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PostPosted: Fri Aug 29, 2014 2:34 pm 
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Yeah, between Campagnolo and Shimano, I'm certain it would be difficult to come up with idea that has not been patented.


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PostPosted: Fri Aug 29, 2014 3:28 pm 
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Sometimes late to the party is a good idea. Let SHITmano and CampaNOGO sort it all out and then look at what can be done much better and bring it to the market.

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Posted: Fri Aug 29, 2014 3:28 pm 


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PostPosted: Mon Sep 01, 2014 4:00 pm 
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I do like the idea of wireless, and the FD/RD each has it's own battery. Don't know about the lever though to shift? Must have some battery for the transmitter as well. Since I've only charged my Di2 9070 3x times in 9 months, I would assume having to swap the charge cable to the other points a few times a year is a minimal hassle. And not having to deal with running wires inside the frame/fishing them around, etc..eliminates a lot of hassles on setup/maintenance/swapping.


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PostPosted: Mon Sep 01, 2014 5:07 pm 
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The charging cable may be octopus-like and you can charge them all at once.


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PostPosted: Mon Sep 01, 2014 5:25 pm 
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The components each have their own removable battery, so it will be a charging dock.


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PostPosted: Mon Sep 01, 2014 10:49 pm 
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For those who are afraid the battery(s) will be dead when they want to ride, how often do,you find your computer battery dead? Sure, it's possible - but, a long shot not to lose sleep over.

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PostPosted: Tue Sep 02, 2014 12:59 am 
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I want to know if it will support 1x!


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PostPosted: Tue Sep 02, 2014 6:48 pm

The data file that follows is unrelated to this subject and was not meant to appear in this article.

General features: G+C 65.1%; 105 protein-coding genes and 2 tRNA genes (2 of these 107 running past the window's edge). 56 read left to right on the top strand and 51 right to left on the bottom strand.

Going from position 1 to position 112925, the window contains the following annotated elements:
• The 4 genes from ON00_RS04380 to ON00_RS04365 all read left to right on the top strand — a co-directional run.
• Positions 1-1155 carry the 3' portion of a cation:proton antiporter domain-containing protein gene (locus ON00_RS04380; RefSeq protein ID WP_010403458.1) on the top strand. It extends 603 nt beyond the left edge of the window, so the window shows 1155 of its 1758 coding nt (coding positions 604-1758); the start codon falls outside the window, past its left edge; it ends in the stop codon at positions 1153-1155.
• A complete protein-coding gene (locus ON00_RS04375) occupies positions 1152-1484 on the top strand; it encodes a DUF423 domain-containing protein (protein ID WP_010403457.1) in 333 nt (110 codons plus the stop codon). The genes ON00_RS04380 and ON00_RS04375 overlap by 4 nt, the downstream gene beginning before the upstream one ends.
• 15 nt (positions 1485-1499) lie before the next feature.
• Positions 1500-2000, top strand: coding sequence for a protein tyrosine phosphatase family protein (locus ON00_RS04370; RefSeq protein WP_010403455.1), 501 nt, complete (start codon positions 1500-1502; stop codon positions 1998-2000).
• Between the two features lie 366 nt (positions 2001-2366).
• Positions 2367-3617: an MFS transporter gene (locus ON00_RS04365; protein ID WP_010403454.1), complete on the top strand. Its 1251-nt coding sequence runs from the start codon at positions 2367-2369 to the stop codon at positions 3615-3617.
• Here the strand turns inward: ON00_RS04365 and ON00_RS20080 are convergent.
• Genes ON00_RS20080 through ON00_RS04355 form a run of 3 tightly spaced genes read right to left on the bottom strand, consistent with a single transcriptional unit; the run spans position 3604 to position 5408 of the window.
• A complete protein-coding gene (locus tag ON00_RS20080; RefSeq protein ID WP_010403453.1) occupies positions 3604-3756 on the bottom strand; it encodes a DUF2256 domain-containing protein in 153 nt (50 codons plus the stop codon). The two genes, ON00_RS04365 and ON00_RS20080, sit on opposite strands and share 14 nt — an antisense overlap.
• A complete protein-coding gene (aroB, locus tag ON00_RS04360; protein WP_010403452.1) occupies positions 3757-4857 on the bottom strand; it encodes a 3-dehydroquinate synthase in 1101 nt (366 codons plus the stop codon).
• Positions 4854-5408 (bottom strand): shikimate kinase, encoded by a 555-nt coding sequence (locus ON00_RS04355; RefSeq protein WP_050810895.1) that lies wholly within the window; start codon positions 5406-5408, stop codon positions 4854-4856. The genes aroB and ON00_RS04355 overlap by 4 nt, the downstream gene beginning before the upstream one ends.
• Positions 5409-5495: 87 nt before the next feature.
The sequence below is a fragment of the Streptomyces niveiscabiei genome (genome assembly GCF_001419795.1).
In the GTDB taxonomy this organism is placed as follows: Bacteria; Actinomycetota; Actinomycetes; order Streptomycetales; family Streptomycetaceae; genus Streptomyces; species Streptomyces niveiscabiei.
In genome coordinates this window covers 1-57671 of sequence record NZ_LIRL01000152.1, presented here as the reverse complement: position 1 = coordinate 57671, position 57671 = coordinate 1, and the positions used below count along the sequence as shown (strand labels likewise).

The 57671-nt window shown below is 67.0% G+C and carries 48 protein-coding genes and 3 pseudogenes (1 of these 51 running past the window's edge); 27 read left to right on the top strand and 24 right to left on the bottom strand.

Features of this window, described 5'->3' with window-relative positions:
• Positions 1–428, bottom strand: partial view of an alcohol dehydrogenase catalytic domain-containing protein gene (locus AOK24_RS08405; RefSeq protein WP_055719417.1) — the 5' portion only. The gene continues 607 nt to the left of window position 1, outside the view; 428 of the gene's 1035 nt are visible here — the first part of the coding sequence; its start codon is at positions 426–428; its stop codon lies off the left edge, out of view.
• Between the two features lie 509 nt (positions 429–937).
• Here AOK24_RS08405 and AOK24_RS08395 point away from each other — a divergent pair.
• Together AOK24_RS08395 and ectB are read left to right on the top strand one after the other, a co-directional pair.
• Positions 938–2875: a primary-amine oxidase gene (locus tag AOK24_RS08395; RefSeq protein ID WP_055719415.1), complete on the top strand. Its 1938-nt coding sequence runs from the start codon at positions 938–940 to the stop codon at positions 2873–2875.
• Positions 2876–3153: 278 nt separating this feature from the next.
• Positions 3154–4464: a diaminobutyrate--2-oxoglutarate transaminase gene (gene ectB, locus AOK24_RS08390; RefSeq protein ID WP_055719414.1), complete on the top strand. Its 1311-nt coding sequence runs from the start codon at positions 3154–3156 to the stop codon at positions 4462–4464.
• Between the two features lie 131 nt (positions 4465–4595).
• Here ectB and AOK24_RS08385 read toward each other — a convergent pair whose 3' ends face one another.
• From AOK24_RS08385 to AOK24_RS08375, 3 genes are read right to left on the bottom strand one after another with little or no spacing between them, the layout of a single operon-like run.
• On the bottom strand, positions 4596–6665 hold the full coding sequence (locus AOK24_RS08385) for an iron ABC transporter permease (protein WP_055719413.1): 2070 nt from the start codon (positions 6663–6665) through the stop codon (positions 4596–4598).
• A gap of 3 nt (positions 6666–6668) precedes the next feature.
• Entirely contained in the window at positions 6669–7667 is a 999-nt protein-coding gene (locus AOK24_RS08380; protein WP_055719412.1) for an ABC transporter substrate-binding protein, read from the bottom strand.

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do you know if Sram will release direct mount brakes for canyon aerod, trek emonda...?


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PostPosted: Tue Sep 02, 2014 7:04 pm 
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I don't think they are. They've been testing the new groupset on the Team Bissell Madones using the standard Bontrager brakes (not the new ones), so that leads me to believe that they are not developing direct-mount brakes at this time.

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PostPosted: Mon Sep 08, 2014 1:24 am 
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SinPhi wrote:
This has me wondering if the possible function of a front gear change also changes a few cogs in the rear to do just what you would with a mech group, seems to make sense that it would. I now I change both at the same time for nearly every front shift. Would end up being a sort of hybrid between sequential and manual.


I for one will be very surprised if it doesn't come out with this functionality, at least as a programmable option. Would be easy to do, and with the improved timing and synchronization afforded by electronics it should make for very reliable changes. I run DA9000 mechanical (9001 levers) with a SRAM chain catcher, and tend to hit both levers simultaneously now more often than not when changing rings up front. Never did it in the past, but with this group it's dead-easy, super-smooth and never misses a beat.

Depending on front rings and rear cluster, you'd just program the rear to move 1-3 cogs simultaneously whenever you switch chainrings. And of course if you didn't want it, it would be easy to program it to just swap front rings. Only reason whatsoever for it not to have that capability might be potential patent issues.


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PostPosted: Mon Sep 08, 2014 1:58 pm 
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I also usually shift both at the same time, so I've been thinking about this. While I don't think tapping both shifters with a quick following tap/s to whichever paddle is needed would be difficult, I think it loses an opportunity.

A system like this should be aware (programmed) of the specific gearing used and know where in that gear combo you are. Therefore, I hope SRAM allow the following:

When shifting up to the big ring, use the gearing info and position to automatically select the appropriate rear cog to give the next hardest gear combination available, whether that be one shift or two, making the step perfectly in sync. Likewise, when dropping to the small ring, choose the appropriate rear cog to give the next easiest combo available. Smooth transitions, done by knowledge of specific gearing inches and position. Should be easy.